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Milling machine – how to make… – silver box
When jewellers make silver boxes they do not use the conventional folder. This gives slightly rounded corners and truly square corners look much better.
The box is made out of one piece of metal. Where the folds are the sheet is cut forming a v-shape cut.
This is done using a double-sided 45° cutter on a horizontal arbor (in the horizontal socket).
Thin sheet is seldom really flat so, ideally, the sheet is clamped all along points where it is to be machined. In practice the cutter is not big enough to be able to clamp the workpiece on top. Though the cuts are not meant to go all the way through, the workpiece is mounted on parallels but even these are not directly under the cut.
This is used to machine along all the inside edges of the box where they are folded but not right through the sheet of silver. For a rectangular piece of silver sheet this needs two cuts along the x-axis and two along the y-axis.
Small differences in flatness will make relatively large differences in the thinness at the thinness part of the V’s.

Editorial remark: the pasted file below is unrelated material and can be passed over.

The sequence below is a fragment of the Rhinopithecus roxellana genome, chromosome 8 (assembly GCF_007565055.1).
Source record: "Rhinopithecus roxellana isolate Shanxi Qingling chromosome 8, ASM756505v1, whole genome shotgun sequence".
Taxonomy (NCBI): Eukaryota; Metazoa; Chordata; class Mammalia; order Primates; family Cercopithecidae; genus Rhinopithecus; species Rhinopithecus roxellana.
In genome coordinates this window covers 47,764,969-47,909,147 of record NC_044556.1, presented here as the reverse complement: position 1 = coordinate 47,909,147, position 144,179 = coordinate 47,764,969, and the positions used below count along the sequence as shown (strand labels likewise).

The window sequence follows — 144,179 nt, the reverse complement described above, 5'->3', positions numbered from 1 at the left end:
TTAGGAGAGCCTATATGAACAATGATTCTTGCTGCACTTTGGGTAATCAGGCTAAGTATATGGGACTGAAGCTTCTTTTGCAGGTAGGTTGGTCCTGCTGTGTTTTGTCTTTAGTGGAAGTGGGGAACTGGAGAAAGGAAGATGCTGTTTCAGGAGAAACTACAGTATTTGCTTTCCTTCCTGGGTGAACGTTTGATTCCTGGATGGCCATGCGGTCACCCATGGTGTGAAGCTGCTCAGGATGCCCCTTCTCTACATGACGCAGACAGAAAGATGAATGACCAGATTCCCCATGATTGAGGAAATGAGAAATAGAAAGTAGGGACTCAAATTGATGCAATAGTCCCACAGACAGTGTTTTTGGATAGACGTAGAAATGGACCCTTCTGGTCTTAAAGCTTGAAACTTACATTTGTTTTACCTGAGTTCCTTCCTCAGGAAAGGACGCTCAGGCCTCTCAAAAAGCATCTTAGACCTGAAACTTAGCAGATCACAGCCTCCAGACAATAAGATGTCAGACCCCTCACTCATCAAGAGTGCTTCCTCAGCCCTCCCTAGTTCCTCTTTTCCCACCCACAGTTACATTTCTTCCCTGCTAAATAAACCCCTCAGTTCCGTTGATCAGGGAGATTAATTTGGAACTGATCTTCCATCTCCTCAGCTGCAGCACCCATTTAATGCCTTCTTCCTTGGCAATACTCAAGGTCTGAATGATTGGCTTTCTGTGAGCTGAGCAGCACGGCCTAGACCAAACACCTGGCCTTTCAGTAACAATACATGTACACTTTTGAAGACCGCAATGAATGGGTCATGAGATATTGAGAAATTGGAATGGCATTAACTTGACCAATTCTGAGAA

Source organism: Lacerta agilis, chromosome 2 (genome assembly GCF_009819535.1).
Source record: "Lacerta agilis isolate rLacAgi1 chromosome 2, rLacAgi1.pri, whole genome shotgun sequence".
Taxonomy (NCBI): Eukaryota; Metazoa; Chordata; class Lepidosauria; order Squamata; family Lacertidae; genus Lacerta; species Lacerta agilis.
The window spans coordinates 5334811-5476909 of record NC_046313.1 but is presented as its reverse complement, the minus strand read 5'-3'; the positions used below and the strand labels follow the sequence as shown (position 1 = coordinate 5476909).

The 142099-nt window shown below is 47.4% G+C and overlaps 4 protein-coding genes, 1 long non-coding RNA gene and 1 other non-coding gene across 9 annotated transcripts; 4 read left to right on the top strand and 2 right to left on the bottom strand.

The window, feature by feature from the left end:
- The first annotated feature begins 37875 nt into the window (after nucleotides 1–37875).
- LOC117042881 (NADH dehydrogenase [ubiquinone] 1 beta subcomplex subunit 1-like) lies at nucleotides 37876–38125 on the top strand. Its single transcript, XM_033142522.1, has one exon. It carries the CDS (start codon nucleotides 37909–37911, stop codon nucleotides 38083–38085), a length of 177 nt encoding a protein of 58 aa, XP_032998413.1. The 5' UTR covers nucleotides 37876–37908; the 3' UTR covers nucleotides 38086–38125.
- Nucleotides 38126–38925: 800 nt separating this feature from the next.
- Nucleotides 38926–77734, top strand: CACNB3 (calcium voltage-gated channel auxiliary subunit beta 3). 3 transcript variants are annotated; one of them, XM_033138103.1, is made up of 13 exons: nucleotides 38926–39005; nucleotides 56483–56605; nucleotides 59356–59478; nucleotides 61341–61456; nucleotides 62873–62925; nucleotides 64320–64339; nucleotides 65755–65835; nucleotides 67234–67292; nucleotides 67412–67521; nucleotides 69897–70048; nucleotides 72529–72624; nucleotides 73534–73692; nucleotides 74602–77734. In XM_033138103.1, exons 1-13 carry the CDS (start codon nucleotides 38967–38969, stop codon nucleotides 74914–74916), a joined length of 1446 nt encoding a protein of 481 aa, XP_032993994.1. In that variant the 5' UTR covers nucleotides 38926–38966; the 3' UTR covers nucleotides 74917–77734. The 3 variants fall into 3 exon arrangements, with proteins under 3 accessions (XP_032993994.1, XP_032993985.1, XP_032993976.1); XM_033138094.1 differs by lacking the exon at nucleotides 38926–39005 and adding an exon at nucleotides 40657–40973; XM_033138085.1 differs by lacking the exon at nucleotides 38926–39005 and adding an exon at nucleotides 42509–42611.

Fig. Machining a “silver” box 444
For a copper sheet which is 2mm thick the V’s need to be about 1.75mm deep so the part that is actually folded is only 0.25mm thick. This can easily be folded using the finger without any difficulty.
But, before folding, it is essential to clean up the V’s with a fine file. Small pieces of copper swarf can easily get welded on and these will stop the sheet being folded to a perfect 90º.
A fold like this can only be done once, undone once and folded, if necessary, again for the second time before the joins break completely.
The corner pieces that are not needed can be sawn diagonally and can then be broken off by bending then to and fro.
The box is folded and the corners and edges are then soldered with silver solder.
see Solder and soldering for silver solders to be used if the object is to be hallmarked.
(If the material is thin it might be difficult to silver solder it without is distorting but it could be soft soldered easily.)
It is possible to machine the edges of the box using a slitting saw whilst the work piece is set up to mill the V-shapes. But it is unlikely that the edges will all be the same height. So the soldered box is clamped to the milling table and the tops of the sides milled so they are all the same height.
(For reasons the reader will probably appreciate, copper has been used in the example).
The Theory and Practice of Goldsmithing